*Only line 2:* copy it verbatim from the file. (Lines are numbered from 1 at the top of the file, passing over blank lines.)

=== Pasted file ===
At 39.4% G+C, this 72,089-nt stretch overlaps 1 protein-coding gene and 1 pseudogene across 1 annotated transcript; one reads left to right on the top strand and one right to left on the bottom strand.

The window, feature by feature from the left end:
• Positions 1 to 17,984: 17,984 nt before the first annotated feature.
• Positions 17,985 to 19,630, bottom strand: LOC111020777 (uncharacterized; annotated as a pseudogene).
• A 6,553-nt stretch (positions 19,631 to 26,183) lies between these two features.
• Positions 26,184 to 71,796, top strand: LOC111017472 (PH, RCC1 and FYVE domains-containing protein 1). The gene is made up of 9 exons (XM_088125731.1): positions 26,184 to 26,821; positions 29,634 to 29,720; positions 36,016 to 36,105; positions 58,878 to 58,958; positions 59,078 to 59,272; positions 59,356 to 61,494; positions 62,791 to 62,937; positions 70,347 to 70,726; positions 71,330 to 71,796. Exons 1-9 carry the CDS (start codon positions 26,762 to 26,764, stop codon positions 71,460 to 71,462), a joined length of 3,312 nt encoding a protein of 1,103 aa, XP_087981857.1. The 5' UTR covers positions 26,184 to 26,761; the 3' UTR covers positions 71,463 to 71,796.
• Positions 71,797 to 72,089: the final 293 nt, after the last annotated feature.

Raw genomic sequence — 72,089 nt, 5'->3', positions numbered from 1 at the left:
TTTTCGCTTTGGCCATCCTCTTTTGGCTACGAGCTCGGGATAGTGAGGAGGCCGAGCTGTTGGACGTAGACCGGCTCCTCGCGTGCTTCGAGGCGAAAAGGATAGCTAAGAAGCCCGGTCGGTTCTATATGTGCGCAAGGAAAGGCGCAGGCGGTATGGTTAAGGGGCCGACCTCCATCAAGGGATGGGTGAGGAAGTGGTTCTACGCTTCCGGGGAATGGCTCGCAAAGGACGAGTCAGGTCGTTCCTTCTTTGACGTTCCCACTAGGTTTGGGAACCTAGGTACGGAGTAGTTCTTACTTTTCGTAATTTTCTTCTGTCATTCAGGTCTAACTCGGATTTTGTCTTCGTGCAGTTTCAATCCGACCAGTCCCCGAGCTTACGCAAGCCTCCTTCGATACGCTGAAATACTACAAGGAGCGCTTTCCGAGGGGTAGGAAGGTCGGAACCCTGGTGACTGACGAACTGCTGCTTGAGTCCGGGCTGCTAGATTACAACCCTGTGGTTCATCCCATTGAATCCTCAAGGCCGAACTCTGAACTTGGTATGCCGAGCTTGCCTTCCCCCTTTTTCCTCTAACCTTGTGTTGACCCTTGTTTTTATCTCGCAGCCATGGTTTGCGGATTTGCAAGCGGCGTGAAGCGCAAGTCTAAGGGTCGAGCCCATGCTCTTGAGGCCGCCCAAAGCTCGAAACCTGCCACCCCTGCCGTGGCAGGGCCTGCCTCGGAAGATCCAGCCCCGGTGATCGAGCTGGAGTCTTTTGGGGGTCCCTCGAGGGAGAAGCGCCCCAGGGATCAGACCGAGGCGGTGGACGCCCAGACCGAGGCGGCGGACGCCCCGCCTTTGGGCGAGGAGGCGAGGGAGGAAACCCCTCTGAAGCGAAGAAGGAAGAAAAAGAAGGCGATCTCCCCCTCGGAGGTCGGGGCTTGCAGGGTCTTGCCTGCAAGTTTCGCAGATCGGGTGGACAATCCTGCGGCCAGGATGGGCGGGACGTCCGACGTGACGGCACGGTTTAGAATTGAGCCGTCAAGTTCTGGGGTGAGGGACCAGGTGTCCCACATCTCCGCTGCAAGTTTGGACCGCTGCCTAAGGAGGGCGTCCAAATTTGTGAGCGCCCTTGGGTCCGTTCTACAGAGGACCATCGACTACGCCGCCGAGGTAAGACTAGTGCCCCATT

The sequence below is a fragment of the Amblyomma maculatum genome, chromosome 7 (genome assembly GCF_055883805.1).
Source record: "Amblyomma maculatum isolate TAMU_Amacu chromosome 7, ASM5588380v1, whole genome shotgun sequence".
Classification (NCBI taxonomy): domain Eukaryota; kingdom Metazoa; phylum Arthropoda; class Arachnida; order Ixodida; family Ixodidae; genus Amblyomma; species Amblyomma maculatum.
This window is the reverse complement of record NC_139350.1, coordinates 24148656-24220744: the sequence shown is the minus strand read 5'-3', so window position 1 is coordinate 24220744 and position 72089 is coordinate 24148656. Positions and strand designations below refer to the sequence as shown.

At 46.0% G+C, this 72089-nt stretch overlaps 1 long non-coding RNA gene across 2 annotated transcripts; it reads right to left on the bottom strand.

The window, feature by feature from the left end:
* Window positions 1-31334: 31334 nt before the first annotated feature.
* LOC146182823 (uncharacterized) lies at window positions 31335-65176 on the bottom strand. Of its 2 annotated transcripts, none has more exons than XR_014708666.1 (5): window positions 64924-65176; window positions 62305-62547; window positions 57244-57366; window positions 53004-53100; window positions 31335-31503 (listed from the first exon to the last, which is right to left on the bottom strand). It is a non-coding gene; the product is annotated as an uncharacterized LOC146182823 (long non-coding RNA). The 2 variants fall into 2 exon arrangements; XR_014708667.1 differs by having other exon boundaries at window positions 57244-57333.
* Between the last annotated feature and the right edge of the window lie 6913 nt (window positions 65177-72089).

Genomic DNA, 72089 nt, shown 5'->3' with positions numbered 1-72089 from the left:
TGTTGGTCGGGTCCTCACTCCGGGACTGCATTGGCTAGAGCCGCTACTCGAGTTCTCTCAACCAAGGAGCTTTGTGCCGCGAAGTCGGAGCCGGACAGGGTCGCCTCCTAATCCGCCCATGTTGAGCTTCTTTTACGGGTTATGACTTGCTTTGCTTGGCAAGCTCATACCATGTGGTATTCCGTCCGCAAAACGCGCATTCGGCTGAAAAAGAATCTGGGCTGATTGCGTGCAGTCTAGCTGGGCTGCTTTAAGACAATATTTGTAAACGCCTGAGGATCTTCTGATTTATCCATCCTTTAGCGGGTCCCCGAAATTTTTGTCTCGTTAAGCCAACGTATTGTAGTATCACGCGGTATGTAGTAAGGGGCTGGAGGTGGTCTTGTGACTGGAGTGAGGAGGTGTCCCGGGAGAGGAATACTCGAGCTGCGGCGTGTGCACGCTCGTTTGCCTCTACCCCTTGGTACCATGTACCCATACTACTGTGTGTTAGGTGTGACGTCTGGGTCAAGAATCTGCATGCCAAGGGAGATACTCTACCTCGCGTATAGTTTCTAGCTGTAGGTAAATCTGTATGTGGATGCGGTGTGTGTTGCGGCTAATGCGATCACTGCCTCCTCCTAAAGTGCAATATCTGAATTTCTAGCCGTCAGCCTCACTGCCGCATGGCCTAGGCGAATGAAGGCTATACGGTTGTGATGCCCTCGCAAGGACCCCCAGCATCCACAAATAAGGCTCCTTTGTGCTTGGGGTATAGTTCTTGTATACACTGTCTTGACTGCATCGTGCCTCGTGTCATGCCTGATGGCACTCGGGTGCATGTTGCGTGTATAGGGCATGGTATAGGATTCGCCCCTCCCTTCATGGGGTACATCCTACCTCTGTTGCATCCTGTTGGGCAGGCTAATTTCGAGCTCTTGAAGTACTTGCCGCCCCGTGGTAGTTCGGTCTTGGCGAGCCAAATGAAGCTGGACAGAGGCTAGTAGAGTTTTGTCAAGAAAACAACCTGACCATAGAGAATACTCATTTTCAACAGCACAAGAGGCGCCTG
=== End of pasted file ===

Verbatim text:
The window, feature by feature from the left end: